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Posts tagged "bioswale"

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The Cambridgeshire Guided Busway

Just when you think you've seen everything in the transportation world, you encounter something different. That happened to me on an infrastructure tour in Cambridge, England, when my guides showed be this guided busway.

The video only shows a short segment of The Busway, but it's fascinating. The wheels of the bus run between grooved concrete slabs along an old rail line. The system also handles drainage without burdening the sewers: Stormwater is absorbed by the ground.

At 16 miles, the Cambridge guided busway is the longest one in the world. Bus speeds can reach up to 55 mph.

A busy biking and walking path runs right next to the route. You won't find railings separating the busway from the trail. There's no honking or flashing lights like you would find in the USA -- just common sense.

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Brand New Bioswales/Storm Water Pits Installed in Elmhurst!

I've been writing quite a bit about my excitement over bioswales and storm water treatment of late. Today while taking a few photos of the new 20 mph Slow Speed Zone in Elmhurst, I noticed something absolutely new for the first time in Queens - small storm water treatments!

I counted at least fifteen either fully installed, near completion or marked for construction.  There were quite a few in the streets to the west of the Queens Center Mall area which could use some greening.

The designs are nice, though except for a curb cut allowing water runoff in, the average citizen probably will not discern much difference from a nicely presented tree pit. But they are groundbreaking - wide scale use of these will make a huge difference for the city the next time we have a mega storm. Recently, I'd seen strange markings (below) for a few months and was wondering what they were going to be. Now I know.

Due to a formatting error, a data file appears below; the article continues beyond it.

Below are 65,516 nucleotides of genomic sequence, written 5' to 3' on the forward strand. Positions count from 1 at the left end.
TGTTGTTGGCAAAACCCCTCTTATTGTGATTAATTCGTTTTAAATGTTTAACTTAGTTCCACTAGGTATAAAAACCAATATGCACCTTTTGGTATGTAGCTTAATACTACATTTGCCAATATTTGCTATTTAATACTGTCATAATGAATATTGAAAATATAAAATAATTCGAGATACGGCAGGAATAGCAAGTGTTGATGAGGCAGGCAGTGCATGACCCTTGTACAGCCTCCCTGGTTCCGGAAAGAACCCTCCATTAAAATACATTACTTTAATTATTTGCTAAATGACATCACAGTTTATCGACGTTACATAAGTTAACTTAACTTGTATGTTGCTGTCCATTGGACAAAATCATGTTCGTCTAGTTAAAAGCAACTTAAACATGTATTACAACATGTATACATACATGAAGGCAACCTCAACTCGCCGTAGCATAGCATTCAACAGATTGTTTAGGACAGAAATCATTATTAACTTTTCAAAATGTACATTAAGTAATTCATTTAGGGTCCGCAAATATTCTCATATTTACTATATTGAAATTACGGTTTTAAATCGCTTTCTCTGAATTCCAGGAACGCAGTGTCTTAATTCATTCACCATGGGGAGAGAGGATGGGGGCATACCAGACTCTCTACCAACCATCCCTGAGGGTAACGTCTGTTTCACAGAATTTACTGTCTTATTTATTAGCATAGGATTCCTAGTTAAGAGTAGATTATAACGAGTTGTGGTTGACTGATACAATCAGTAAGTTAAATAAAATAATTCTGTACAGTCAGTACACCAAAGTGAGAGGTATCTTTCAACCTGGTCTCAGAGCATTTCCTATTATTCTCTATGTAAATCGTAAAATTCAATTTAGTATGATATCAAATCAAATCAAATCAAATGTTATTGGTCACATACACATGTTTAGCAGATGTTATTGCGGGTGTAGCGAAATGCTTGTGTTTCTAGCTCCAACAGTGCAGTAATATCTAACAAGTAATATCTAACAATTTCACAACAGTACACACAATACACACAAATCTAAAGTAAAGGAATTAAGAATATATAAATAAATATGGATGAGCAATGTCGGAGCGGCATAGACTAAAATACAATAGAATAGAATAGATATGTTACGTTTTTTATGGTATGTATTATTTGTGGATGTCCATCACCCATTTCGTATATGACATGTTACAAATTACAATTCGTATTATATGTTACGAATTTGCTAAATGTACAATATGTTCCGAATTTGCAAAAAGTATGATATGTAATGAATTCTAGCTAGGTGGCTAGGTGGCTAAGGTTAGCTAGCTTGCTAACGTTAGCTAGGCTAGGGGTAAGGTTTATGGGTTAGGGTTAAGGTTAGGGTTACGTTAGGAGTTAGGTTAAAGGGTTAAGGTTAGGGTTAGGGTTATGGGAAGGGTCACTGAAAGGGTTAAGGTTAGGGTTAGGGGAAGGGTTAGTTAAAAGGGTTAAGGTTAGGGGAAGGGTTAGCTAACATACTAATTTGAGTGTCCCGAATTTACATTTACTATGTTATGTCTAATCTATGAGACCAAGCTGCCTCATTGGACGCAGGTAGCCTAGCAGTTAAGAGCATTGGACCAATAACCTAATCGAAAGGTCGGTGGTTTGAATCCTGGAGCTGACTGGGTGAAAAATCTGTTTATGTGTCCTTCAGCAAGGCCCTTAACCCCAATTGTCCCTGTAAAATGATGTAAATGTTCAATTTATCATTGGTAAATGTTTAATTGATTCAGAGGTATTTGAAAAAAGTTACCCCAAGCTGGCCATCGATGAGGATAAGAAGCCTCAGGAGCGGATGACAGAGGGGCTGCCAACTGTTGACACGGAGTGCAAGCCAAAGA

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My Favorite NYC Bioswale (and it’s along the “Queens Bike Superhighway”!)

Folks, as you may be aware, we did this Streetfilm Shortie (below) on the Storm Water Treatments along the Indianapolis Cultural Trail. It was just something I cobbled together as an "extra" since I was surprised by the enormous size & placements of the bioswales along their protected bike paths.

With rising seas and the urgency to treat more stormwater, we really need to get going with these in New York City - and we are slowly - but we do have a few goodies in the ground. My favorite is one installed at 39th Avenue & Woodside along the burgeoning (as I call it) "Queens Bike Superhighway" which runs from 34th Avenue thru Sunnyside and on to link up with the Queensboro Ed Koch Bridge bike path to Manhattan.

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GOP Mayor Greg Ballard: Making Bicycling a Priority in Indianapolis

Across the nation, many big-city mayors of both political parties are embracing bikes and livable streets. As you'll see, Indianapolis' Mayor Greg Ballard, a Republican, believes that making city cycling safer and more enjoyable will attract young people and families and benefit business.

Ballard has expanded the number of miles of bike lanes from one (in 2007) to over 75, and there are plans for 200 miles of bikeways by the year 2015. In addition, the city has seen the grand opening of the magnificent Indianapolis Cultural Trail (there's a great Streetfilm coming on that shortly), which features eight miles of safe biking and walking paths.

Mayor Ballard also does it with his body and voice. He now personally leads four bike rides per year, encouraging people to get healthy, have fun and see their city from a different perspective.